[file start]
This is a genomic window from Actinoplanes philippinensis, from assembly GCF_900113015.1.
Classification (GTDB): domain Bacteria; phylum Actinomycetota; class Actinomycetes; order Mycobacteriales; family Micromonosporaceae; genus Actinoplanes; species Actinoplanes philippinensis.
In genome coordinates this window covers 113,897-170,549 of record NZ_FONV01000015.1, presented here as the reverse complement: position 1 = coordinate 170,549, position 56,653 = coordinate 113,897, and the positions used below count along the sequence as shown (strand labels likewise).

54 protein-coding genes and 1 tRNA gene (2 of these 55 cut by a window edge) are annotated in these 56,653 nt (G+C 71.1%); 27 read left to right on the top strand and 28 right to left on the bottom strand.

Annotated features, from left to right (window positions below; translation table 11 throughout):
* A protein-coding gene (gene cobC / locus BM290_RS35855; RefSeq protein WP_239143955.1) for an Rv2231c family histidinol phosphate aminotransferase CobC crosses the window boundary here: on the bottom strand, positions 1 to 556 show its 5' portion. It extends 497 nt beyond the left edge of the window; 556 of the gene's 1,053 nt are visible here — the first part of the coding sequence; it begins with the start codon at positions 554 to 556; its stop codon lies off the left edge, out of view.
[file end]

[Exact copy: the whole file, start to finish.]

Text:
This is a genomic window from Actinoplanes philippinensis, from assembly GCF_900113015.1.
Classification (GTDB): domain Bacteria; phylum Actinomycetota; class Actinomycetes; order Mycobacteriales; family Micromonosporaceae; genus Actinoplanes; species Actinoplanes philippinensis.
In genome coordinates this window covers 113,897-170,549 of record NZ_FONV01000015.1, presented here as the reverse complement: position 1 = coordinate 170,549, position 56,653 = coordinate 113,897, and the positions used below count along the sequence as shown (strand labels likewise).

54 protein-coding genes and 1 tRNA gene (2 of these 55 cut by a window edge) are annotated in these 56,653 nt (G+C 71.1%); 27 read left to right on the top strand and 28 right to left on the bottom strand.

Annotated features, from left to right (window positions below; translation table 11 throughout):
* A protein-coding gene (gene cobC / locus BM290_RS35855; RefSeq protein WP_239143955.1) for an Rv2231c family histidinol phosphate aminotransferase CobC crosses the window boundary here: on the bottom strand, positions 1 to 556 show its 5' portion. It extends 497 nt beyond the left edge of the window; 556 of the gene's 1,053 nt are visible here — the first part of the coding sequence; it begins with the start codon at positions 554 to 556; its stop codon lies off the left edge, out of view.